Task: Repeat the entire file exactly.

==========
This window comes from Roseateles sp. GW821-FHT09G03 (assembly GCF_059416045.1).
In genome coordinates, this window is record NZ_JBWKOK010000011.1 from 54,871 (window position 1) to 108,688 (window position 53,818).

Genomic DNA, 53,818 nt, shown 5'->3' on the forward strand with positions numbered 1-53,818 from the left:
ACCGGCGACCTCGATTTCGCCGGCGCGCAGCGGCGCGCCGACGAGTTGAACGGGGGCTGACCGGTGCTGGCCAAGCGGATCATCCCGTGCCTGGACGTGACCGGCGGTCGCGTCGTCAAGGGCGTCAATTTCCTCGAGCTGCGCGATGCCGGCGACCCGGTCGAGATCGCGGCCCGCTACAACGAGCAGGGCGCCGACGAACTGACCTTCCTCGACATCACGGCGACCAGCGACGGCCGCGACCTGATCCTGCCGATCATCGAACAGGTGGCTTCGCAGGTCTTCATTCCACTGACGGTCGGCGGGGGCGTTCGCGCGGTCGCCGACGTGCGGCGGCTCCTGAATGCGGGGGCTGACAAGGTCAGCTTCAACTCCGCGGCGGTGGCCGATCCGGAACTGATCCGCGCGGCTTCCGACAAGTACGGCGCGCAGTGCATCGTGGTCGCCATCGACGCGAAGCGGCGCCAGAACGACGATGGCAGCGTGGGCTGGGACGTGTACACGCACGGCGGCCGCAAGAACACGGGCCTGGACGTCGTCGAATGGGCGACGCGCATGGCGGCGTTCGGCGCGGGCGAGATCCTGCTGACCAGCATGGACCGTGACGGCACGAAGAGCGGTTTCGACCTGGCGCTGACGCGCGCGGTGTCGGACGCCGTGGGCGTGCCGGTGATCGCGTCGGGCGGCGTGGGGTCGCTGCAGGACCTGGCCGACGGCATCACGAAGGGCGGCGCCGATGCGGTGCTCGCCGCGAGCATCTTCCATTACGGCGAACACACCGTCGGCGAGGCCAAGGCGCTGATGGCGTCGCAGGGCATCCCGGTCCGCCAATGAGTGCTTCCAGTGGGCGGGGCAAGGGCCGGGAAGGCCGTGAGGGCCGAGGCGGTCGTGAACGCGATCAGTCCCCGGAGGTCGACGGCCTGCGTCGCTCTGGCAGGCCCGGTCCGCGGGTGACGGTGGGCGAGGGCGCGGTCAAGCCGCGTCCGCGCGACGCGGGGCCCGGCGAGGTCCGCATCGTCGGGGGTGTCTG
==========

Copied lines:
This window comes from Roseateles sp. GW821-FHT09G03 (assembly GCF_059416045.1).
In genome coordinates, this window is record NZ_JBWKOK010000011.1 from 54,871 (window position 1) to 108,688 (window position 53,818).

Genomic DNA, 53,818 nt, shown 5'->3' on the forward strand with positions numbered 1-53,818 from the left:
ACCGGCGACCTCGATTTCGCCGGCGCGCAGCGGCGCGCCGACGAGTTGAACGGGGGCTGACCGGTGCTGGCCAAGCGGATCATCCCGTGCCTGGACGTGACCGGCGGTCGCGTCGTCAAGGGCGTCAATTTCCTCGAGCTGCGCGATGCCGGCGACCCGGTCGAGATCGCGGCCCGCTACAACGAGCAGGGCGCCGACGAACTGACCTTCCTCGACATCACGGCGACCAGCGACGGCCGCGACCTGATCCTGCCGATCATCGAACAGGTGGCTTCGCAGGTCTTCATTCCACTGACGGTCGGCGGGGGCGTTCGCGCGGTCGCCGACGTGCGGCGGCTCCTGAATGCGGGGGCTGACAAGGTCAGCTTCAACTCCGCGGCGGTGGCCGATCCGGAACTGATCCGCGCGGCTTCCGACAAGTACGGCGCGCAGTGCATCGTGGTCGCCATCGACGCGAAGCGGCGCCAGAACGACGATGGCAGCGTGGGCTGGGACGTGTACACGCACGGCGGCCGCAAGAACACGGGCCTGGACGTCGTCGAATGGGCGACGCGCATGGCGGCGTTCGGCGCGGGCGAGATCCTGCTGACCAGCATGGACCGTGACGGCACGAAGAGCGGTTTCGACCTGGCGCTGACGCGCGCGGTGTCGGACGCCGTGGGCGTGCCGGTGATCGCGTCGGGCGGCGTGGGGTCGCTGCAGGACCTGGCCGACGGCATCACGAAGGGCGGCGCCGATGCGGTGCTCGCCGCGAGCATCTTCCATTACGGCGAACACACCGTCGGCGAGGCCAAGGCGCTGATGGCGTCGCAGGGCATCCCGGTCCGCCAATGAGTGCTTCCAGTGGGCGGGGCAAGGGCCGGGAAGGCCGTGAGGGCCGAGGCGGTCGTGAACGCGATCAGTCCCCGGAGGTCGACGGCCTGCGTCGCTCTGGCAGGCCCGGTCCGCGGGTGACGGTGGGCGAGGGCGCGGTCAAGCCGCGTCCGCGCGACGCGGGGCCCGGCGAGGTCCGCATCGTCGGGGGTGTCTG